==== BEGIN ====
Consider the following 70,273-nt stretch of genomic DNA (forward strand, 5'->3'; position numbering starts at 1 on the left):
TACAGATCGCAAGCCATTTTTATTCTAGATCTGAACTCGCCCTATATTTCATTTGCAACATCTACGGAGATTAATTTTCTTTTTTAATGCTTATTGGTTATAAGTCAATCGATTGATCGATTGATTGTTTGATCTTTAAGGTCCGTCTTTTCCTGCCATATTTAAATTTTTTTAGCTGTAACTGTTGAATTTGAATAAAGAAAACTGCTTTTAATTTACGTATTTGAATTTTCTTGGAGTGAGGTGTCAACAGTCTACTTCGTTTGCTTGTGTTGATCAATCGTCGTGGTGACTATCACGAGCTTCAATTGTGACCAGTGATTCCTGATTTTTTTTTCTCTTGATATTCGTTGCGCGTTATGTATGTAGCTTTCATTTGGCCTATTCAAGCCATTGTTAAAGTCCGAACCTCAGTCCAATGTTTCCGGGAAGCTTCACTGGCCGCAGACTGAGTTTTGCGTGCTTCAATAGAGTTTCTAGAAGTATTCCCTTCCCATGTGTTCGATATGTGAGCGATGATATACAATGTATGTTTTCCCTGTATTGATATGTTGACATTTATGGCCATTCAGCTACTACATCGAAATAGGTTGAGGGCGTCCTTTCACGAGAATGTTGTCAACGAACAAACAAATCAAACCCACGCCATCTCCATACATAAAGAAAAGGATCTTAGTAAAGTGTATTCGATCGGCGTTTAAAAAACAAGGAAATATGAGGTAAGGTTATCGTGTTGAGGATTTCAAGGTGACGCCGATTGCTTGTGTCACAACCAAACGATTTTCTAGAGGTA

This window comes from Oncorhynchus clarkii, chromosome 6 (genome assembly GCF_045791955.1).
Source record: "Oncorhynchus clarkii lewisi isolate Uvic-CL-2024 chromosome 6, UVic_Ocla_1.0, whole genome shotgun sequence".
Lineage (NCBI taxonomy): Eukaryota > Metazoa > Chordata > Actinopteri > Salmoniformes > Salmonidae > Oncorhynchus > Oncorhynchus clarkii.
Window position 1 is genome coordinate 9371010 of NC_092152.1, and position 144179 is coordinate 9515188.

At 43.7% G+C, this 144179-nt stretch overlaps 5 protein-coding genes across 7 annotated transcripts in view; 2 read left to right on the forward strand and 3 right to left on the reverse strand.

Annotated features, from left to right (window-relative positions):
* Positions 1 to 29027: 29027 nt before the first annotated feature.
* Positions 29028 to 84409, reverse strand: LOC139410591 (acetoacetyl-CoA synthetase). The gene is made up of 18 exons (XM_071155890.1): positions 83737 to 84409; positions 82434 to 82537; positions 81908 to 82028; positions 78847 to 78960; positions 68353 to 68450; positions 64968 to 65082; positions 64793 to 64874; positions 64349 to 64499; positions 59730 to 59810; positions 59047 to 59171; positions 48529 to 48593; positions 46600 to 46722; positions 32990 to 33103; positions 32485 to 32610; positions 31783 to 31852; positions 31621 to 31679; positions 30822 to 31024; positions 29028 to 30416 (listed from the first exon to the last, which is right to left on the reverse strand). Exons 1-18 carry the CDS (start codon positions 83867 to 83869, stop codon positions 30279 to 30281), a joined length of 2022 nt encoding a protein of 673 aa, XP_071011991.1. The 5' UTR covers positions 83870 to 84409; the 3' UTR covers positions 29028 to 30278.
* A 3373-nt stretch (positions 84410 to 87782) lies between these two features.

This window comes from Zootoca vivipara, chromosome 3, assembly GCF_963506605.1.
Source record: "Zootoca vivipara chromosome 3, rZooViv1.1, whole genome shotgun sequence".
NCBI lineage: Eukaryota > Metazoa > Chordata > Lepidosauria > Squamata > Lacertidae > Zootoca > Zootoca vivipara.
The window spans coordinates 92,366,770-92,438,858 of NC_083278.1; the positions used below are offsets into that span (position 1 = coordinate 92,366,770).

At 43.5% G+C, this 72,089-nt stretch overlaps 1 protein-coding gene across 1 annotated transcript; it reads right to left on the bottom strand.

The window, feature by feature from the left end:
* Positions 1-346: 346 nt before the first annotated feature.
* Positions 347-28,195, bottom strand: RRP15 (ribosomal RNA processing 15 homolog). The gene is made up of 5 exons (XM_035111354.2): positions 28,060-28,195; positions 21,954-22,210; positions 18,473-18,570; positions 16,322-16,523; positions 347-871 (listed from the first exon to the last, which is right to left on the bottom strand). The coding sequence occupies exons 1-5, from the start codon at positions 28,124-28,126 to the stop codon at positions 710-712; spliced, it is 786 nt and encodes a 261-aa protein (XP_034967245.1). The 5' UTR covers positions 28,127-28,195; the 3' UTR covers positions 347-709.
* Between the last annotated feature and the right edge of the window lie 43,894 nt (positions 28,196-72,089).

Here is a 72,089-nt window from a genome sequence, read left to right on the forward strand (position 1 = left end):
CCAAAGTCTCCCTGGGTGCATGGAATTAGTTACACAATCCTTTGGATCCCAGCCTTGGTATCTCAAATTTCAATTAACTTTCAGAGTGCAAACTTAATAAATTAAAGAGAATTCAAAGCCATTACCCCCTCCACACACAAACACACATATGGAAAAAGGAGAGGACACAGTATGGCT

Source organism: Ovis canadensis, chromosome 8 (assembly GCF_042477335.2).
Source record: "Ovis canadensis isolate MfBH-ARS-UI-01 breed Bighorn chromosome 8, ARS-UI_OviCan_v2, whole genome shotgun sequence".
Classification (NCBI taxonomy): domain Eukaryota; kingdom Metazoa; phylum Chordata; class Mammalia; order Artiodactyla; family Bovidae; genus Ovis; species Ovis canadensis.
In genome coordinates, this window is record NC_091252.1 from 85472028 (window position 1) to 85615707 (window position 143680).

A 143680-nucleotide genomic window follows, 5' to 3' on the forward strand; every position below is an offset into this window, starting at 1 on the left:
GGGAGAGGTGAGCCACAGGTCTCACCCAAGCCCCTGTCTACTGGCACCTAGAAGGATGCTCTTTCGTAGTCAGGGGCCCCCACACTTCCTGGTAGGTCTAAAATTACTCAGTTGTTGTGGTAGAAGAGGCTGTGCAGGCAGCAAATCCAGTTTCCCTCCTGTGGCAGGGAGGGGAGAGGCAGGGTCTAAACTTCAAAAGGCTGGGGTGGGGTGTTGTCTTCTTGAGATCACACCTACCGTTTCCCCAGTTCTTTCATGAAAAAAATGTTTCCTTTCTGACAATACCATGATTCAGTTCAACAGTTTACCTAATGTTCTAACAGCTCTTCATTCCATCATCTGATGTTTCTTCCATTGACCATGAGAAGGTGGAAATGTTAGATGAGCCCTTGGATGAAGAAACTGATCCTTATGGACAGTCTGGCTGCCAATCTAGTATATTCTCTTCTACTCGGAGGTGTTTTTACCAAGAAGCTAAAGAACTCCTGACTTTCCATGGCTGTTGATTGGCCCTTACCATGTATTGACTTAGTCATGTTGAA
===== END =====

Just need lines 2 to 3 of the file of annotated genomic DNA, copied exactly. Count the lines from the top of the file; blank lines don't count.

TACAGATCGCAAGCCATTTTTATTCTAGATCTGAACTCGCCCTATATTTCATTTGCAACATCTACGGAGATTAATTTTCTTTTTTAATGCTTATTGGTTATAAGTCAATCGATTGATCGATTGATTGTTTGATCTTTAAGGTCCGTCTTTTCCTGCCATATTTAAATTTTTTTAGCTGTAACTGTTGAATTTGAATAAAGAAAACTGCTTTTAATTTACGTATTTGAATTTTCTTGGAGTGAGGTGTCAACAGTCTACTTCGTTTGCTTGTGTTGATCAATCGTCGTGGTGACTATCACGAGCTTCAATTGTGACCAGTGATTCCTGATTTTTTTTTCTCTTGATATTCGTTGCGCGTTATGTATGTAGCTTTCATTTGGCCTATTCAAGCCATTGTTAAAGTCCGAACCTCAGTCCAATGTTTCCGGGAAGCTTCACTGGCCGCAGACTGAGTTTTGCGTGCTTCAATAGAGTTTCTAGAAGTATTCCCTTCCCATGTGTTCGATATGTGAGCGATGATATACAATGTATGTTTTCCCTGTATTGATATGTTGACATTTATGGCCATTCAGCTACTACATCGAAATAGGTTGAGGGCGTCCTTTCACGAGAATGTTGTCAACGAACAAACAAATCAAACCCACGCCATCTCCATACATAAAGAAAAGGATCTTAGTAAAGTGTATTCGATCGGCGTTTAAAAAACAAGGAAATATGAGGTAAGGTTATCGTGTTGAGGATTTCAAGGTGACGCCGATTGCTTGTGTCACAACCAAACGATTTTCTAGAGGTA

This window comes from Oncorhynchus clarkii, chromosome 6 (genome assembly GCF_045791955.1).